How best can we address this?

This is a deeply woven cultural issue and it is important to understand the Asian and Pacific Islanders culture and belief system. We need to  approach with cultural competency, preferably in their language to make them more comfortable and by the health care provider who understands their culture. 

According to the National Alliance on Mental Illness, incorporating Ayurveda (the traditional medicine of India), Japanese herbal remedies, acupuncture, Chinese medicine, energy health exercises, spiritual healing and guided meditation can help for some individuals. 

What is most important is to accept the fact that AAPI communities have more complex mental health problems and need special attention, first to identify the issues and then to approach them empathetically and motivate them to come forward for use of available resources.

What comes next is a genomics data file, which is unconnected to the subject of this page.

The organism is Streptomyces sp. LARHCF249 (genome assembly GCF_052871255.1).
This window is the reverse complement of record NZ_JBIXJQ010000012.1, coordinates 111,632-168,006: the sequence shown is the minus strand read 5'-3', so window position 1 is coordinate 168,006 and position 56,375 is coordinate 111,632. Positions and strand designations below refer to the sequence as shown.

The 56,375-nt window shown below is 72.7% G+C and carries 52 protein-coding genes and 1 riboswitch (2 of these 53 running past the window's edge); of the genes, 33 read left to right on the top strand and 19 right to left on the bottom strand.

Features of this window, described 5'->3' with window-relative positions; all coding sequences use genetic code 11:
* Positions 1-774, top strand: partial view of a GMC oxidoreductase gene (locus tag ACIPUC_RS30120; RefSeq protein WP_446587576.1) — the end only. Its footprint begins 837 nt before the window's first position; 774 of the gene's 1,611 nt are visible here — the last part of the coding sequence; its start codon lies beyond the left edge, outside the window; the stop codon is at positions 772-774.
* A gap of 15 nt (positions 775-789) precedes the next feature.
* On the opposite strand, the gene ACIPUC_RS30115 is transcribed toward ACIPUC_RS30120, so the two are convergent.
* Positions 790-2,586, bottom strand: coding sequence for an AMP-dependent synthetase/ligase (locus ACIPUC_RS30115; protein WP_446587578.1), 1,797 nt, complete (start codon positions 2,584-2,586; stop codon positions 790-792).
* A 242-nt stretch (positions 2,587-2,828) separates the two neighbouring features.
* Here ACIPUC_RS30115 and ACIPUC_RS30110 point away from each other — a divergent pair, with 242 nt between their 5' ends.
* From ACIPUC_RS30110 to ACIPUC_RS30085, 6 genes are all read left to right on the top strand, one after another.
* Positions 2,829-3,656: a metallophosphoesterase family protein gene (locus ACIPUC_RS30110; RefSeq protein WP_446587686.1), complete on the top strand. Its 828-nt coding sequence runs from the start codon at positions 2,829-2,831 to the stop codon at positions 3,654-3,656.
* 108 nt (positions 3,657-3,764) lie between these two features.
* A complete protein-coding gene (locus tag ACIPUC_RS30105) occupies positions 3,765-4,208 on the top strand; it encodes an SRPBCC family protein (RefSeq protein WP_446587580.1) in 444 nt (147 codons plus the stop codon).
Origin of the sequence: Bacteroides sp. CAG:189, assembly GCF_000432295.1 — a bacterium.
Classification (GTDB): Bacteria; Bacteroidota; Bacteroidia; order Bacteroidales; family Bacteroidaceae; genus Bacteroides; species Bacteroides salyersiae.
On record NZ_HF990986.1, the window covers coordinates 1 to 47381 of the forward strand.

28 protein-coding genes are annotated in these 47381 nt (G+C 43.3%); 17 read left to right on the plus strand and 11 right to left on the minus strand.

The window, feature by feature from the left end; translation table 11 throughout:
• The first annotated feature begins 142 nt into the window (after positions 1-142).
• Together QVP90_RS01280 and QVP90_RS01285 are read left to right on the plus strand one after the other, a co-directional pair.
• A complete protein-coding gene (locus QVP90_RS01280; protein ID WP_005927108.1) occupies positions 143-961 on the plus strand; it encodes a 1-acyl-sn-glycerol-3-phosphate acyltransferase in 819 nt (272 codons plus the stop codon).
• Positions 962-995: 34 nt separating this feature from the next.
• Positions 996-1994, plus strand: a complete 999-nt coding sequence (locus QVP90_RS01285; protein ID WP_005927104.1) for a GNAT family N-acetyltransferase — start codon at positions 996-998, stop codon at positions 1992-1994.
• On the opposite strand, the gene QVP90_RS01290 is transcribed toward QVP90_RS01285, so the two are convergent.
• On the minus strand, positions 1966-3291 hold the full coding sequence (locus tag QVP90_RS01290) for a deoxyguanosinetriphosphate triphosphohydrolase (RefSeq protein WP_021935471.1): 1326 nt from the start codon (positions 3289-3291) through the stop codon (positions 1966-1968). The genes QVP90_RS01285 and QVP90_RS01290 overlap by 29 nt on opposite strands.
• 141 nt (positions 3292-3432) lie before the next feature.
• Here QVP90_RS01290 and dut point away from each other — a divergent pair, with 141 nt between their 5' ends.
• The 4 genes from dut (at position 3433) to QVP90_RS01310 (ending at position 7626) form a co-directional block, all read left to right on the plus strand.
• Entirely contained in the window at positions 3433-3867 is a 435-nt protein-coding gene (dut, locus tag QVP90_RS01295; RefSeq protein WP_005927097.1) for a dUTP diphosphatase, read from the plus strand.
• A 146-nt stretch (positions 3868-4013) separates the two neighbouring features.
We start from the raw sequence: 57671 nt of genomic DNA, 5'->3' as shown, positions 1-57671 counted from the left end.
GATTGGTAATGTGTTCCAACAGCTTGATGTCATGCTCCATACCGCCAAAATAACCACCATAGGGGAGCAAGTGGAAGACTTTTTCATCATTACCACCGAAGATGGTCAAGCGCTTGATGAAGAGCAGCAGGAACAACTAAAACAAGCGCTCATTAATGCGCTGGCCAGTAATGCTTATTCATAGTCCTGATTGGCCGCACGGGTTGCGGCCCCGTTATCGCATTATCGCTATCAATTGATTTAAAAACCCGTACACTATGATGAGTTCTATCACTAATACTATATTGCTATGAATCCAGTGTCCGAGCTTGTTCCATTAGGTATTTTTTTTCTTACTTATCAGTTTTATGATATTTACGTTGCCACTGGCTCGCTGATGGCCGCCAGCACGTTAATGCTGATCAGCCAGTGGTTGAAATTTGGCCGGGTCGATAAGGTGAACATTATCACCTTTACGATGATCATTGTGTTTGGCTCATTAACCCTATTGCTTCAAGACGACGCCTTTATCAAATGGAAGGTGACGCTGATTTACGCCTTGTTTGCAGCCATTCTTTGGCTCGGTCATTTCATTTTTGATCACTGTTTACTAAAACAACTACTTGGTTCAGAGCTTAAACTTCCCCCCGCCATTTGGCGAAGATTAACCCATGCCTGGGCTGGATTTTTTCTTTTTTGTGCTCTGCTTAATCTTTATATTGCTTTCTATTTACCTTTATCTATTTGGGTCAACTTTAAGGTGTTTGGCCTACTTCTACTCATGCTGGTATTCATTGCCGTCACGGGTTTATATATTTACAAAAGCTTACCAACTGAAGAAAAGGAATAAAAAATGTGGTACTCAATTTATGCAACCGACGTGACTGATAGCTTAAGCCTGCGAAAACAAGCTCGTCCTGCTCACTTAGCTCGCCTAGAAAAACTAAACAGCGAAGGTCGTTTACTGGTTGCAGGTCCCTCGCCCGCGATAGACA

We, at the Asian Pacific Community, speak their language, provide culturally competent services that will be acceptable to them and guide them to empower their health and ensure that they have the best possible health care. 

To strengthen that further at the policy level and programmatically, we in collaboration with NYU Center for the Study of Asian American Health, carry out a study called Community Health Resources and Need Assessment (CHRNA) and you all can participate in this study by clicking this link  and complete the study. That way we can contribute to our community’s future planning. The study is a detailed one and you will need approximately 30 minutes to complete the study and submit your contribution, that will be a big step forward to help our community for the future.